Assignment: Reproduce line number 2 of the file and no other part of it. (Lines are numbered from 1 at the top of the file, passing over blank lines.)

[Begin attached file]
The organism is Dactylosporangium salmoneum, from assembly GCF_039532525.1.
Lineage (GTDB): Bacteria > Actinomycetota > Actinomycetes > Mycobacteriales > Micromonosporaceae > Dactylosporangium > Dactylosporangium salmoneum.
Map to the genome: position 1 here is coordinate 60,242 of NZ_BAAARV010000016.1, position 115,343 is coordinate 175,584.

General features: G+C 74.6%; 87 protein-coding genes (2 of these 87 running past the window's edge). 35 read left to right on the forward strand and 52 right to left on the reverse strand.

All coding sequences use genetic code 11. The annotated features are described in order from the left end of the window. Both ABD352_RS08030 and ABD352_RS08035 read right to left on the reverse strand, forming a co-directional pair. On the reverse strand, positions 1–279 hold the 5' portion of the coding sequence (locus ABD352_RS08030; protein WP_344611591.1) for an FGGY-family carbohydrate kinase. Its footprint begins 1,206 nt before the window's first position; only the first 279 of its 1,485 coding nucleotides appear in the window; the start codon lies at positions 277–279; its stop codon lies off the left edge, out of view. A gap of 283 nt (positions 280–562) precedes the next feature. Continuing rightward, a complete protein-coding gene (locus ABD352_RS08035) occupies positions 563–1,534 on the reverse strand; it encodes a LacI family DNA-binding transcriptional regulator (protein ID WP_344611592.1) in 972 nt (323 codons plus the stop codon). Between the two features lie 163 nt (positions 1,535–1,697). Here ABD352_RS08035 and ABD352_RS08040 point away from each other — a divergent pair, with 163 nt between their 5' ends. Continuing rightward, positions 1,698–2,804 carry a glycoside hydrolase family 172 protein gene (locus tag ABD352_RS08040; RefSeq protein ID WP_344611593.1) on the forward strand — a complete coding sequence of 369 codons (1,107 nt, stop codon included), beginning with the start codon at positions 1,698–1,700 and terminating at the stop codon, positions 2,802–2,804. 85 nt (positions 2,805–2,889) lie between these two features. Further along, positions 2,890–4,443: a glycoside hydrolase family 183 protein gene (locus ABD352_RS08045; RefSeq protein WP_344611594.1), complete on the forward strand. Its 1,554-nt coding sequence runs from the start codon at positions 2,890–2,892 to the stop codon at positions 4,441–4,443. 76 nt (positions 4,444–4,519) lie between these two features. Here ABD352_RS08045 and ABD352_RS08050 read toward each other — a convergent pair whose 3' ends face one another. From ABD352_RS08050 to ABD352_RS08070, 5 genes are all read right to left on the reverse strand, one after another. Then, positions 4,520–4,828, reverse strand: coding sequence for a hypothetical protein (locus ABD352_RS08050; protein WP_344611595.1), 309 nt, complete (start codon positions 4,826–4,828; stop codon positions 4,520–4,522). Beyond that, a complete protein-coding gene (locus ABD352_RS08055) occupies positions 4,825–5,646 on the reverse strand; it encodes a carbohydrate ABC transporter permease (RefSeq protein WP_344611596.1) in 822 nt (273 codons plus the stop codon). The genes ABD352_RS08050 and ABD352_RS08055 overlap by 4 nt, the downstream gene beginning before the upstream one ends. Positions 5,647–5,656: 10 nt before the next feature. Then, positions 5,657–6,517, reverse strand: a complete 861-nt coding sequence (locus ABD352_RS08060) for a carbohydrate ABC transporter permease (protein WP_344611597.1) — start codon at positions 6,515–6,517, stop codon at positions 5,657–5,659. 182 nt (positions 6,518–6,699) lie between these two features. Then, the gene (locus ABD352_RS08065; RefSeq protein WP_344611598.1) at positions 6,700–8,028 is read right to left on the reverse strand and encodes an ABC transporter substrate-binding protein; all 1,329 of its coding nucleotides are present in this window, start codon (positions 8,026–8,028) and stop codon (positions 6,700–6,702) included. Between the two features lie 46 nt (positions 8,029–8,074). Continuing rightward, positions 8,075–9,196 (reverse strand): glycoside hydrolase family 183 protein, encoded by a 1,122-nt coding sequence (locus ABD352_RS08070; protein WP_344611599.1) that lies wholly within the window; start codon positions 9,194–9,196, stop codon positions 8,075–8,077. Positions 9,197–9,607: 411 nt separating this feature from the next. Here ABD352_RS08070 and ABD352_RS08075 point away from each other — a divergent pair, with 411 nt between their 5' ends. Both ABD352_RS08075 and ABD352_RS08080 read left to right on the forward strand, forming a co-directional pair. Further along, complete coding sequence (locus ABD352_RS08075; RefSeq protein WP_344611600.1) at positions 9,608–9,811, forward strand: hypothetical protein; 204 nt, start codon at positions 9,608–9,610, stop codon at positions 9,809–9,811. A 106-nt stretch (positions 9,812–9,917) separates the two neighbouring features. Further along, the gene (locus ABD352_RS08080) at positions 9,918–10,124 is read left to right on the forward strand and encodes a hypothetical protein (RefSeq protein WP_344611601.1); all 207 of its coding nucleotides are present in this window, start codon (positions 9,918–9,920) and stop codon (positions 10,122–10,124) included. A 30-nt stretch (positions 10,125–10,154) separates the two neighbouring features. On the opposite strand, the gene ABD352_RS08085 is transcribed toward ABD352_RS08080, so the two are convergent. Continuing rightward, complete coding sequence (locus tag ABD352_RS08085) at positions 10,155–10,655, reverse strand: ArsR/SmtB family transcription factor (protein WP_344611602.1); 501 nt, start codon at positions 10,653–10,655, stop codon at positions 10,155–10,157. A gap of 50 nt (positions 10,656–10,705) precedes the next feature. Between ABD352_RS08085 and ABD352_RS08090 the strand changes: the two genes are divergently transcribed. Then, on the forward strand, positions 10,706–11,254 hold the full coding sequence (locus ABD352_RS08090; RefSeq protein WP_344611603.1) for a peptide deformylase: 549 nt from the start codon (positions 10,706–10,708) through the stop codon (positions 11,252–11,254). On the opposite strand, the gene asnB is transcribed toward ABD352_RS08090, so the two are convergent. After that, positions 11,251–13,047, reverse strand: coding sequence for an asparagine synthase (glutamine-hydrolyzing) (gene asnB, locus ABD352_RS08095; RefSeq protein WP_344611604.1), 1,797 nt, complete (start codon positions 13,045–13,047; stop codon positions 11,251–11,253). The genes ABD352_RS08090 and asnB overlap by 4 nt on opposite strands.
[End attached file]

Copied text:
Lineage (GTDB): Bacteria > Actinomycetota > Actinomycetes > Mycobacteriales > Micromonosporaceae > Dactylosporangium > Dactylosporangium salmoneum.